Thank god the museums and restaurants are still closed! /s

    • dhomas 07:25 on 2020-11-28 Permalink

      The government is failing tremendously in their communication plan. You can’t tell people “this virus is super dangerous and extremely contagious! You should avoid being in contact with anyone.” while also telling them that is ok to go to work and for kids to go to school. Most people will not take it seriously as the line is blurred between what is acceptable risk and what is not.

      Here’s an anecdote from my personal experience. My upstairs tenant lived as a shut-in with his two kids at the beginning of the pandemic when they closed down the schools. His kids would never leave the house, and he would leave the house to get food in full gear with a mask and gloves (still not sure how I feel about him leaving his 8 and 6 year-old kids alone at home). When he would come pay the rent (still in cash, unfortunately), he would stay much further away and mention how scared he was of the virus. Yesterday, he threw a birthday party for his daughter. She even invited my daughter (we politely declined).

      People are not scared anymore and are not being careful. And a lot of it has to do with inconsistent messaging.

  • Kate 10:30 on 2020-11-27 Permalink | Reply  

    I find it so odd that we have Black Friday even though we don’t have American Thanksgiving. People were lining up overnight in hopes of getting deals.

    I can’t help seeing this as a way for retail to clear older stock out so they can put out more expensive stuff for Christmas shoppers. Am I mistaken?

     
    • Blork 12:26 on 2020-11-27 Permalink

      The link between Black Friday and Thanksgiving is tenuous. I think it’s primarily because most USers are off work today so hey, might as well go shopping. Canadian retailers are just riding the wave of free publicity about it that drifts up from south of the border.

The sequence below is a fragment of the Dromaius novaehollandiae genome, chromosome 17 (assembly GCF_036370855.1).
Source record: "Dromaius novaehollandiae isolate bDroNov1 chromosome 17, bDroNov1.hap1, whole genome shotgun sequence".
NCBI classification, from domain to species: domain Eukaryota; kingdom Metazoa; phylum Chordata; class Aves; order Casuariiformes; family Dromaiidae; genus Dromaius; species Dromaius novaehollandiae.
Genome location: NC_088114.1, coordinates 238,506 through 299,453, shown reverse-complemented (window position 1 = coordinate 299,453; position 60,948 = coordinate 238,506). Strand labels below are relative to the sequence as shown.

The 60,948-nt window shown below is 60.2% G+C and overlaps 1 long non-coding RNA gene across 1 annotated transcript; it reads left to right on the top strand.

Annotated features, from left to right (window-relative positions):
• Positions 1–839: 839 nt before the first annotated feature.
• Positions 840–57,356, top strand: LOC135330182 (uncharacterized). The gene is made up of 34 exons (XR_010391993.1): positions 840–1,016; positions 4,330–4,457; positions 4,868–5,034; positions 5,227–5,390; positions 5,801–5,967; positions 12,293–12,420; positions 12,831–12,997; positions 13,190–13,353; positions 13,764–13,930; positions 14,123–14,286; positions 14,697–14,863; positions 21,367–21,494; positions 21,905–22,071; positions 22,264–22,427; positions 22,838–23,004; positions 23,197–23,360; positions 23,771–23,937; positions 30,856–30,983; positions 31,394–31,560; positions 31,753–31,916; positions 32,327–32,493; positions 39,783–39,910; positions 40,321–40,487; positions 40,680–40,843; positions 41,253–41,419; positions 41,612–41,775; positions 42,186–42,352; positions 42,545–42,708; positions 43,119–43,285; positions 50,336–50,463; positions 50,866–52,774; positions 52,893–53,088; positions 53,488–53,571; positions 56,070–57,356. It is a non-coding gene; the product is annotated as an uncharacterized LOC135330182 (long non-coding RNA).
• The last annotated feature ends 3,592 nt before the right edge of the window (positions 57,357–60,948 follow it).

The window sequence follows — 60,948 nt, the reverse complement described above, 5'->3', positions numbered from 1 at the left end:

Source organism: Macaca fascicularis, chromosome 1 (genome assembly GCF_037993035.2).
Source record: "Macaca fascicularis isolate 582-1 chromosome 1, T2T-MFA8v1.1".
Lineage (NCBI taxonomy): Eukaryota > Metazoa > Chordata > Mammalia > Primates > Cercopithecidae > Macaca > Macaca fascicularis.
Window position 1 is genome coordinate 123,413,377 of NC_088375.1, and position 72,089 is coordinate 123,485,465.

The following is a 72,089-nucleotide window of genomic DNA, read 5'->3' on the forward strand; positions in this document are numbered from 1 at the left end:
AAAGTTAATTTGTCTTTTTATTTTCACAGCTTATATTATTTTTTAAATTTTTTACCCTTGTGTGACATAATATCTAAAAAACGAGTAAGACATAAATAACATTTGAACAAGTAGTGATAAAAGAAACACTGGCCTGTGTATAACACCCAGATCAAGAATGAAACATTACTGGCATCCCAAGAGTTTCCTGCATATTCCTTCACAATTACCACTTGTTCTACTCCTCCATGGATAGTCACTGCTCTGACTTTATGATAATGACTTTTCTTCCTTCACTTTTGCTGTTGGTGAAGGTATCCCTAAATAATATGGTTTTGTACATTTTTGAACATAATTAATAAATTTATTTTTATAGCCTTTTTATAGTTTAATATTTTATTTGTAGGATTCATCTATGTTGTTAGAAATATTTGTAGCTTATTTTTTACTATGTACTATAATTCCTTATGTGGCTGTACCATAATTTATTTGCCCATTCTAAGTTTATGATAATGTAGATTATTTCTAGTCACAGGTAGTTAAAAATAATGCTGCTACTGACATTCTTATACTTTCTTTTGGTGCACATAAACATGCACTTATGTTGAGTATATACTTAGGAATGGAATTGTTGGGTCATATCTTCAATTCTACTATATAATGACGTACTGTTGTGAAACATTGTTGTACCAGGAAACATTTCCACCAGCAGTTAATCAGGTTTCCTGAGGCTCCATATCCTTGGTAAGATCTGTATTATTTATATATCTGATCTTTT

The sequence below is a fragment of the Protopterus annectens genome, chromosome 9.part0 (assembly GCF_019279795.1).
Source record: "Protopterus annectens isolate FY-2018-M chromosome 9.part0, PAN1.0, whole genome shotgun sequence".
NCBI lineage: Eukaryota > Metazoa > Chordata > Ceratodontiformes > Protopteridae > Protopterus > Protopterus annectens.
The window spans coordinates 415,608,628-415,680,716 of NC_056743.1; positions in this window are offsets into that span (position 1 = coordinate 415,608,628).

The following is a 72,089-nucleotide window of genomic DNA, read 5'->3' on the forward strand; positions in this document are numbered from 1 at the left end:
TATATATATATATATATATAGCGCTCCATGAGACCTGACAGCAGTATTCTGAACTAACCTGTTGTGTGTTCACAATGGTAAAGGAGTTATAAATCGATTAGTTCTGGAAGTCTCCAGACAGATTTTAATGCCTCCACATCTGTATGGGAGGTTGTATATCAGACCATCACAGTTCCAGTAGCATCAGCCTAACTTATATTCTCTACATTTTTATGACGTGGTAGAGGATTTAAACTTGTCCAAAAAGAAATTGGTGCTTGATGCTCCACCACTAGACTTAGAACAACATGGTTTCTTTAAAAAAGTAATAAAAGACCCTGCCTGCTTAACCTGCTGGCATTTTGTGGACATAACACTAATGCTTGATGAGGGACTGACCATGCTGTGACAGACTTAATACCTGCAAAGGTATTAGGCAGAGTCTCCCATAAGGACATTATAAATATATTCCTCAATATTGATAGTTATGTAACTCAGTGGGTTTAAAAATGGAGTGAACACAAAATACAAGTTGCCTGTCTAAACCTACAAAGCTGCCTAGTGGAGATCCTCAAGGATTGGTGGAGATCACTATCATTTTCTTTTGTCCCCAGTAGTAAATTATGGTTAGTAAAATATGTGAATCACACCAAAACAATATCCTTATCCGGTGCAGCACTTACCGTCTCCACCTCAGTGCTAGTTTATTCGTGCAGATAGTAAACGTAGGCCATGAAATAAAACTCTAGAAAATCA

I am so not a Black Friday shopper, but then every Black Friday I suddenly realize “wait a sec; there are some things I want/need, so why not buy them now and save some bucks?” (Which is different from the frenzy of shopping for things you don’t want or need, just because you got caught up in it.) But then I can’t remember what it is I’m thinking about buying.

      And yeah, I think it is a way of clearing out old stock. The company I buy underwear from sent me a Black Friday specials email, and I though “why not?” since I do wear underwear. Why not buy it now, cheaper, instead of waiting a few months and paying full price? But then none of the styles/colors I wanted were available in my size, so no deal. :-/

      One other thing: loads of software and online services on sale today, so if you were thinking about trying premium versions of this or that, or that photo editing software you’ve been thinking about, etc., today’s your day.

    • Kate 13:14 on 2020-11-27 Permalink

      Yes. I bought two of the Affinity apps, which I’ve wanted for awhile and which were on sale this week.

      Incidentally, I used some of my Patreon cash for this, and thank everybody again.

    • Meezly 14:02 on 2020-11-27 Permalink

      Exactly, Kate. Clearing out old stock to make way for shiny new stuff. Also so many chain and box stores are owned by American companies now. In an American capitalist’s mind, Canada is just one big annexed state of 37 million consumers.